Camp Bartlett Lodge Rededication


Kevin V. Hunt

Scouting Historian, Author, Scouting Veteran, Camp Director

A few weeks ago, I blogged about my plans for the summer.  I wrote about the dream of returning to Camp Bartlett.  I noted in my blog article The Camp Bartlett Lodge New, Old and New Again“ that I looked forward with great anticipation to the Camp Bartlett Lodge Rededication festivities.

In that article, I said, “It hardly seems possible now – looking back from 2016 – that I was the Camp Director at Camp Bartlett in 1980 when the “new” lodge was first created.  So, I got to use the lodge in its true glory day as a brand new structure built for the use of the staff and Scouts and leaders who would come to camp through the coming years.”

And, in fact, I had the privilege of seeing the planted structure rise from the ground (I was going to say “dry ground” – but it was far from dry) up to the grand lodge that it became.   And I got to use it as Camp Director for two summers after its completion. What a great blessing and opportunity!

I left Camp Bartlett and returned only twice in the ensuing years.  One of those times was in 2014 as I had opportunity to return to that great camp for the 50th Anniversary celebration of Camp Bartlett.  It was a privilege and an honor to be greeted by then Camp Director, Jake Olson.  Jake and I had met at a recent national camp school and when he learned that I had been a former director at Camp Bartlett, he had invited Lou and me to attend the 50th Anniversary Celebrations.  My wife, daughter Kaylea, and I made the trip up to Camp Bartlett later that summer for the big event.

Of that reunion event, I wrote in my journal for Saturday, July 26th (2014):

“We were a bit late in arriving (much to my trauma) but we got there as the event was in progress.  We stopped to get food and went to eat it in the big building (which was not there when we were there).


“Soon after we arrived, Jake went up front.  He mentioned a couple of finance campaigns going on for the camp.  I took a paper to become a “friend of Camp Bartlett” for $30.  And he unveiled the grand plan for the “renovation of the old lodge”.  This was funny terminology to me since the “grand new lodge” was constructed during the time that I was Camp Director and I was the first director to use it.

l.“After the festivities, we milled around and met people.  Many of the guys whom we met at Camp School were there – and work for the “Trapper Trails” Council (which is the combined name after three or four councils merged.  When I worked there, I served in the Lake Bonneville Council.)   Lou took my photo with a case which housed camp patches for most of the camp’s 50 years – and I was pleased to see our four in the collection.  We had a good visit with Jake.  And we checked out the architect’s drawings of the “renovation of the old lodge”.


“We went outside and walked around the central area.  I would have liked to have gone clear around the lake but the ladies didn’t want to do that.  We explored the lodge and we were appalled at how the place has been thrashed with the passing of time and extreme use by the Scouts of almost two generations.  We took many photos.

“It was great fun to be back “home” again at the camp.  Being there brought back a real flood of memories of our grand days there.  Those were the best of times!”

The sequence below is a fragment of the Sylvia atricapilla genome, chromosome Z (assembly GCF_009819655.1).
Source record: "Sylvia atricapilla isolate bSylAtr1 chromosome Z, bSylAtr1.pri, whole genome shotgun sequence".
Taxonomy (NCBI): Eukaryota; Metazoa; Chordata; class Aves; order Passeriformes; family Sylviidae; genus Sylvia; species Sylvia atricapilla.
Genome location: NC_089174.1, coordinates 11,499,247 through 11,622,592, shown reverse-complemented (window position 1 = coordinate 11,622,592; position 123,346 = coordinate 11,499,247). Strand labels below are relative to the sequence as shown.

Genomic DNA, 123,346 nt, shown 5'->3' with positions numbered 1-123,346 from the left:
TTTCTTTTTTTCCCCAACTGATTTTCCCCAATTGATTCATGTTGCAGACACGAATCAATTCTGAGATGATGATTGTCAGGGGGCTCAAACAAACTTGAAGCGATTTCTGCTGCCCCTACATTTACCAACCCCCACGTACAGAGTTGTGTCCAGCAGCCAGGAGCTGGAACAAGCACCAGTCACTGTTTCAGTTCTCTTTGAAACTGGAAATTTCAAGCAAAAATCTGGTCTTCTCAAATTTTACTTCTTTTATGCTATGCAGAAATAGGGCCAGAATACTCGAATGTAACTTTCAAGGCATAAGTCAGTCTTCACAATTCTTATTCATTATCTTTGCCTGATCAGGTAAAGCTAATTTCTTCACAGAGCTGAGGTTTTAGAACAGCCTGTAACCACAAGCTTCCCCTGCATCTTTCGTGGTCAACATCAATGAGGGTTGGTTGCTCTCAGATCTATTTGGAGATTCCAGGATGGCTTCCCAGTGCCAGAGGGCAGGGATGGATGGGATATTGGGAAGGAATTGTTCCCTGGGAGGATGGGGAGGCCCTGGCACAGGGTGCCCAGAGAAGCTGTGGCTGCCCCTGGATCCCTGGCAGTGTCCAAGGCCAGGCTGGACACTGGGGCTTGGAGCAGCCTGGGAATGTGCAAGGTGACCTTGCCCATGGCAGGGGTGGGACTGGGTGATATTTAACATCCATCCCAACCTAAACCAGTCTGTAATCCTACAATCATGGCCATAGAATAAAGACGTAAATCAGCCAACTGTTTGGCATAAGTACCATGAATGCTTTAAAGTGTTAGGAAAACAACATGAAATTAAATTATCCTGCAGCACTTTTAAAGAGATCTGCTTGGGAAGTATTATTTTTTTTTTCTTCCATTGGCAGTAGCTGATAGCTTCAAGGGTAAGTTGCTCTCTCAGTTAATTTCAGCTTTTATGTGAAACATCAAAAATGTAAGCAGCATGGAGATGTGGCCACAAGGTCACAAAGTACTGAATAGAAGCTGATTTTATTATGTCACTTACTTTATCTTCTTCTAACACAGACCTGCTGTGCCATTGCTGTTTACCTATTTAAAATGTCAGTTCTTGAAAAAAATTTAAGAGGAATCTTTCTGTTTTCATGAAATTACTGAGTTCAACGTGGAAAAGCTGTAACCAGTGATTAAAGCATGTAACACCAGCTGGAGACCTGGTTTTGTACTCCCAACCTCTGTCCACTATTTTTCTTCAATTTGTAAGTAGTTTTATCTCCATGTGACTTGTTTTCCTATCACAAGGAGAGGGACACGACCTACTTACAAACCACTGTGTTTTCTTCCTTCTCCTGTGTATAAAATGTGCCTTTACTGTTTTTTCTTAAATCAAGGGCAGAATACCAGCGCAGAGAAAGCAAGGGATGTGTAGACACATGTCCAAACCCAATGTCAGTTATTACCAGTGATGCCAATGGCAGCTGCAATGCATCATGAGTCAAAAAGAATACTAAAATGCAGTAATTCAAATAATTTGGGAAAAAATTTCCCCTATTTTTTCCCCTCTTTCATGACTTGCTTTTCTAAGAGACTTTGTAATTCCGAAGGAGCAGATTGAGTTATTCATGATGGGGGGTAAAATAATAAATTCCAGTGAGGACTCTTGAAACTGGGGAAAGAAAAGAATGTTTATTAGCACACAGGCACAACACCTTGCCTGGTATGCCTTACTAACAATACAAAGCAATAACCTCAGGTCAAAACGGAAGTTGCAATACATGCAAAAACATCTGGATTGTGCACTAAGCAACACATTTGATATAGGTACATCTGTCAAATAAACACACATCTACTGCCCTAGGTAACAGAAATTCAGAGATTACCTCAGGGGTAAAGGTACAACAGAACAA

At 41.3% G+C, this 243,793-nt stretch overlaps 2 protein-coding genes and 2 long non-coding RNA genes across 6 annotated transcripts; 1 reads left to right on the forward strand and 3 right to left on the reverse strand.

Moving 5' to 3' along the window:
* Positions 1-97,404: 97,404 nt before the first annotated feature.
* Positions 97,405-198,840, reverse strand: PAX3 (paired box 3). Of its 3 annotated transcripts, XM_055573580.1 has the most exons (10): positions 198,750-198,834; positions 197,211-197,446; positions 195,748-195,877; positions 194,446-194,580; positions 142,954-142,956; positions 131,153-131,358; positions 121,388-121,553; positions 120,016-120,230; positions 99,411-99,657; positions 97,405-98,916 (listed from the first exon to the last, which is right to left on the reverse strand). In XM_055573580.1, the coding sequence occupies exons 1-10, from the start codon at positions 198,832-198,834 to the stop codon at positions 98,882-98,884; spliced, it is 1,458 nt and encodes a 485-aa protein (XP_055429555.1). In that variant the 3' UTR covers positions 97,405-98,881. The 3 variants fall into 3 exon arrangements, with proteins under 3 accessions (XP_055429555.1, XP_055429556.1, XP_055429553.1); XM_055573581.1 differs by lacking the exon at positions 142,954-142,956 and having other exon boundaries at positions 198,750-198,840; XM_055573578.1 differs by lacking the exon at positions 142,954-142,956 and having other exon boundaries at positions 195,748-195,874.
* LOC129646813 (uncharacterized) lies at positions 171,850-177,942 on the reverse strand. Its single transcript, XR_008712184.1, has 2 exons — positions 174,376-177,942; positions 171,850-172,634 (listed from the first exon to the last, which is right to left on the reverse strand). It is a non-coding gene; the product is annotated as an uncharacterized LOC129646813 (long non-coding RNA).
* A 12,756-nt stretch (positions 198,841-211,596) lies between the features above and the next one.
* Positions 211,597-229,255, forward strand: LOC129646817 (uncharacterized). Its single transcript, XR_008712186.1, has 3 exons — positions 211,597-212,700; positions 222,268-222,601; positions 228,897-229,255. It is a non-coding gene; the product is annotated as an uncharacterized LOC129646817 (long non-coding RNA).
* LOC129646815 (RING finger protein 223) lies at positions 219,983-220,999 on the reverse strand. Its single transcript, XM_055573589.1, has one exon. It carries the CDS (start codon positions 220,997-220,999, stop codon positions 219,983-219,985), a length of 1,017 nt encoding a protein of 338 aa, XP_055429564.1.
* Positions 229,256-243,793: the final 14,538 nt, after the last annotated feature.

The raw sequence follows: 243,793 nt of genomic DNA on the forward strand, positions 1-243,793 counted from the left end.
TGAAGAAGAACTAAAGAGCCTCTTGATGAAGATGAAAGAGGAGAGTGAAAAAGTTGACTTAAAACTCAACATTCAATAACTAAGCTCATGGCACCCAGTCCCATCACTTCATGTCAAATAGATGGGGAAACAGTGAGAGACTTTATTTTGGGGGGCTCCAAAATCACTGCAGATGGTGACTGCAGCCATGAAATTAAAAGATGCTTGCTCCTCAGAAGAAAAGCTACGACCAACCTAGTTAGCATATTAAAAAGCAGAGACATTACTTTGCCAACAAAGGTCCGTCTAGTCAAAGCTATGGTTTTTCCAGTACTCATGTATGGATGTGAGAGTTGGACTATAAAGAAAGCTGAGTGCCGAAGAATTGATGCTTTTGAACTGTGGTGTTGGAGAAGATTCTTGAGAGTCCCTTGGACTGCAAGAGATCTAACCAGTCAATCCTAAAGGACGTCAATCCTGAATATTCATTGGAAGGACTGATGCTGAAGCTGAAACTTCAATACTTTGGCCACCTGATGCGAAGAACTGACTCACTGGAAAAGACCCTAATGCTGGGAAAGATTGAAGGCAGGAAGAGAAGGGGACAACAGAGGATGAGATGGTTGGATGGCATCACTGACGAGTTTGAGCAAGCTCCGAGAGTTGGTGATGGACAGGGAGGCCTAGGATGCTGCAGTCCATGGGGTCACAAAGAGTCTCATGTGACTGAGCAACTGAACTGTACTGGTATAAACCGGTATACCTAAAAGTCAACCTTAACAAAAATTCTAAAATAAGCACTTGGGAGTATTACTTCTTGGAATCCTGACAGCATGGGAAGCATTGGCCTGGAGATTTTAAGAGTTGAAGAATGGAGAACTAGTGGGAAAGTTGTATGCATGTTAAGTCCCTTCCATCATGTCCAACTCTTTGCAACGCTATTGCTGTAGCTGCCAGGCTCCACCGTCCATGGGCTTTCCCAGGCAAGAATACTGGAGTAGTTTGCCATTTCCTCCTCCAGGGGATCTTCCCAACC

So, on that 2014 night, it truly was great to be back home again.  And after seeing the current condition of the old lodge, it was such exciting news to hear that it would again be restored and made new once again.


Thrashed Bartlett Lodge Needing Renovatioin in 2014

And from that day, I have looked forward to the completion of the renovation project and have welcomed any news of the progress of the project.

And it was very exciting for me as the date for the re-dedication was announced – the signal that the building remodel project had been completed and the new lodge was again ready for use by Scouts coming to the great camp.  It was exciting too, at the beginning of the summer, to realize that I might be able to leave Camp New Fork – where I would be serving for the summer as camp Program Director – to attend the Bartlett lodge re-dedication festivities.  I became more and more excited as the June 25th re-dedication day approached.  For now I knew that I would indeed be returning to the camp to be a part of the program and this thought gave me joy and happiness.

And then finally the big day arrived.  I looked forward to the day with great anticipation.

On that morning of June 25th (2016) I awoke as the Program Director at Camp New Fork located near Pinedale, Wyoming.  We had our breakfast and flag ceremony with the staff and troops.  Then there was the usual tasks of resetting program areas so that they would be ready for the next week of Scouts.  Later in the day after those New Fork tasks, it was time to head to Camp Bartlett.  Of that day, I wrote of my special memories and experiences:


This afternoon about noon I left camp with Lou, my wife, and staff men Matt Flanagan, Golden Ostergar, Diego Gurr and Will Robinson (handpicked as some of my favorite and most capable staffers).  We headed west toward Camp Bartlett to attend the rededication festivities for the newly remodeled and refurbished lodge.  I was camp director when the lodge was constructed and also attended the original lodge dedication program.  I wondered today if I might have been the only person in attendance who also attended the original dedication back in 1980.  (I did not find out that day but later did learn that there were a couple of guys who were present at both dedication programs.)